“That doesn’t make any sense, I fear,” says Professor Duke, puzzled.
“A few stiff drinks and it soon will, my good man. Let us have the keys, madame!”
The girl blushes to the tips of her ears.
“In fact, monsieur, it is mademoiselle!” she coyly twirls a thick curl of chestnut hair between her fingers and regards The Dean with a manner that I would reserve for a sausage sandwich. She slides the room key slowly across the desk.
Oblivious, The Dean snatches up the key with one hand and his suitcase with the other.
“Come on, chaps!”
The inn is a higgledy-piggledy place comprised of narrow staircases and crooked corridors and I almost feel that I should be doing some Portering whilst I am here. The journey to our room is something of an adventure in itself.
“My goodness, this reminds me of Old College!” exclaims the Professor. “Now then – I don’t suppose they have those Bedder things here, do you? I’m not sure my constitution will stand up to another invasion of that kind. I think I nearly had two heart attacks—at once.”
As if in answer to his question, we are suddenly confronted by an elderly, stout woman who looks somewhat like a baked potato. With her dusters and polish she in fact looks very much like a Bedder. The Professor shudders at the sight of her.
“Mon dieu!” she squeals “You have startled me! So many strange-looking guests arriving today, zut alors!”
“I will have you know that we are not strange-looking,” retorts The Dean, although not entirely convincingly. “And anyway, what do you mean by that?”
“About an hour ago a very strange-looking gentleman arrived,” she replies, her English excellent although heavily accented. “He went straight to his room also. Although he spoke English, his accent was anything but. In your hats and clothes you look very like him. Maybe it is your English custom, non?”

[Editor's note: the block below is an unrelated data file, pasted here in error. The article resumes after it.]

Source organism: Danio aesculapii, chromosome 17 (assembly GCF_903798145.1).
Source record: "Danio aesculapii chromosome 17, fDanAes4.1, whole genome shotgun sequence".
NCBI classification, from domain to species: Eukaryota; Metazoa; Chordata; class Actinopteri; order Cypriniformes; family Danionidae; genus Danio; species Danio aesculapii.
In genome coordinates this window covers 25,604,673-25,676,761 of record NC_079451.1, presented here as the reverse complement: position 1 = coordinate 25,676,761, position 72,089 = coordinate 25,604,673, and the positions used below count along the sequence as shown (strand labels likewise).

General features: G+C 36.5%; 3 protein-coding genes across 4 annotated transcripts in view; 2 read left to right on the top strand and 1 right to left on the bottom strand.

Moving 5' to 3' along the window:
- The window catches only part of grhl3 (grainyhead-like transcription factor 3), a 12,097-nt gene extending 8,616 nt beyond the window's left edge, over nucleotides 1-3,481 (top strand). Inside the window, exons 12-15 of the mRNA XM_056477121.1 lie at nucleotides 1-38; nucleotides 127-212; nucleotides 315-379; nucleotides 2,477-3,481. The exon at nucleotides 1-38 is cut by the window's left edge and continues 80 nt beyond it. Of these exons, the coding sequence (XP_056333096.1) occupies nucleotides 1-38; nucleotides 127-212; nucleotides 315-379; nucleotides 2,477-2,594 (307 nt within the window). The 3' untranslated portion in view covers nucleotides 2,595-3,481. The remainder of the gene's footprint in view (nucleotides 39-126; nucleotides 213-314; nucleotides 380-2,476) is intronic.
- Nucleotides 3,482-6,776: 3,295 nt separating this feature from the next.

“Actually, I’m American, and that’s the truth,” Professor Duke points out. She shrugs.
“It is all the same.”
“Listen, we’re not interested in your strange guests,” says The Dean, losing patience a little. “We are looking for our room.”
“It is here,” the lady replies, indicating the closest door. “I am just finished cleaning it. Enjoy.”
“Well,” the professor says, relieved, “since she’s finished, we shouldn’t have to expect her to come haunting about, then.”
The room is indeed large and much more comfortable than I was expecting. There is an enormous bed at the far end, preceded by a plush sitting area consisting of an over-stuffed sofa and an elegant chaise longue. I begin to unpack my tea-things.
“I say, look at the size of that bed!” says The Dean. “I reckon we could all get in that, what do you say, Deputy Head Porter?”
“Absolutely not, Sir.”
“Well, we all have to sleep somewhere and it seems a shame to waste it.”
“We have the reputation of Old College to uphold, Sir,” I reply, quickly. “We cannot very well go jumping into bed with each other at the drop of a hat.”
“Pah! You Porters have no sense of adventure!”
That is one adventure I think is best given a wide berth. Besides, my mother is probably reading this.
“I’ll take the chaise longue!” announces Professor Duke, leaping on it and making himself comfortable, legs deftly propped up on one of the cushions. “This will suit me very well indeed! It’s quite bouncy and foamy.”
I am thinking of making a claim for the sofa before The Dean brings up the subject of the bed again, but several loud thudding sounds abruptly interrupt proceedings.
“What could that be?” the Professor says, sitting up smartly.
And then, a hideous scream like a thousand pigs being slaughtered.
We leap to our feet.
An exchange of glances.
We head back out into the corridor.